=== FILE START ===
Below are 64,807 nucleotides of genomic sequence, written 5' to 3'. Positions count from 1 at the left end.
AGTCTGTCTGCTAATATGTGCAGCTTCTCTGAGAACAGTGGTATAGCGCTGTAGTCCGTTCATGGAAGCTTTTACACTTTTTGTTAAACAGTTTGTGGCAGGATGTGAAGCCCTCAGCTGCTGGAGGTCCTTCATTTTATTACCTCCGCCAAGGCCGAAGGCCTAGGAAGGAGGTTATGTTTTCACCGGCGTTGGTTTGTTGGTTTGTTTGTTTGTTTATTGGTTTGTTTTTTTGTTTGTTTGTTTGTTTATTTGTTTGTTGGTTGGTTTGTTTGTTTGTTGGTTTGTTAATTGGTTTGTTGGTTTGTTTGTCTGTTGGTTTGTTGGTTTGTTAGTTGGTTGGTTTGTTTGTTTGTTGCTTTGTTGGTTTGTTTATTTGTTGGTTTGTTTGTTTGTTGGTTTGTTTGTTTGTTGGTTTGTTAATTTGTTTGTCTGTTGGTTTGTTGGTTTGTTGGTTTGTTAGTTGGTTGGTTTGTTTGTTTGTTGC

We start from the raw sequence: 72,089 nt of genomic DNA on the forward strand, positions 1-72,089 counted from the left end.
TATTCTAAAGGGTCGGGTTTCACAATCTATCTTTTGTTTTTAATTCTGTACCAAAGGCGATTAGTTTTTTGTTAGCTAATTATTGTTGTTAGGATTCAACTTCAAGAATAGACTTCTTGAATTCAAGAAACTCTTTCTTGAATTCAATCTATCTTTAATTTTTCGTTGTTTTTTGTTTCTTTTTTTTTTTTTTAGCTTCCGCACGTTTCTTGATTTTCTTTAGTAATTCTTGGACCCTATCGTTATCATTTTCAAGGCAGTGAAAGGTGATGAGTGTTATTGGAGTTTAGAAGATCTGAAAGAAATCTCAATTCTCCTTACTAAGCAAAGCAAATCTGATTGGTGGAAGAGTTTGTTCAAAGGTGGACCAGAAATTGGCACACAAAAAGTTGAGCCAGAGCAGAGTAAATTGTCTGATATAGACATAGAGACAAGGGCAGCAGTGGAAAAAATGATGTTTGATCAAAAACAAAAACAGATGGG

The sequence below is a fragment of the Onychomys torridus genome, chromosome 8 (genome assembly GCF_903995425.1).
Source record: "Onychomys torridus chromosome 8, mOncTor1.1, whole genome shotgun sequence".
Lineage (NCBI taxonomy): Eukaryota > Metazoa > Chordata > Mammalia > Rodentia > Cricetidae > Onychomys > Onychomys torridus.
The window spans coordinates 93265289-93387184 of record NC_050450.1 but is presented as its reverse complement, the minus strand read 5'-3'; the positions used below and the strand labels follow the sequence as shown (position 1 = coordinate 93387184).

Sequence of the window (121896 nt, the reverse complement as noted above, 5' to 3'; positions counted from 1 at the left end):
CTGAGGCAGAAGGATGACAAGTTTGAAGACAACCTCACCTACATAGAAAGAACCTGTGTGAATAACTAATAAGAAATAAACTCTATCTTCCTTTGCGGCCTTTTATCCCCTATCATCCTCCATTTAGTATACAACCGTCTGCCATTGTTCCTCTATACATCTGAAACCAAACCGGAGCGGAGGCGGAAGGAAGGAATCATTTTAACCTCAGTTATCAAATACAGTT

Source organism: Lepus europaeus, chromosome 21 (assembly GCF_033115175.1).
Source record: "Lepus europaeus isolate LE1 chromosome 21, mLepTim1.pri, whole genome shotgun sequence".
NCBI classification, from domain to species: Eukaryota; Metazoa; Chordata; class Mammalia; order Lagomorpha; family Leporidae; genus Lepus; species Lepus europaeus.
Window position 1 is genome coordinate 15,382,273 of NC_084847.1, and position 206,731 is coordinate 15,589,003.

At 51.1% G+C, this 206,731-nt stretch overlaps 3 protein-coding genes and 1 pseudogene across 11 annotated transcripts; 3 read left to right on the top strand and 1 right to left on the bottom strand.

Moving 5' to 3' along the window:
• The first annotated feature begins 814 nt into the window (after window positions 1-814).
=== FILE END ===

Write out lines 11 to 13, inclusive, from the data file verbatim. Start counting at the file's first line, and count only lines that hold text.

Source organism: Lepus europaeus, chromosome 21 (assembly GCF_033115175.1).
Source record: "Lepus europaeus isolate LE1 chromosome 21, mLepTim1.pri, whole genome shotgun sequence".
NCBI classification, from domain to species: Eukaryota; Metazoa; Chordata; class Mammalia; order Lagomorpha; family Leporidae; genus Lepus; species Lepus europaeus.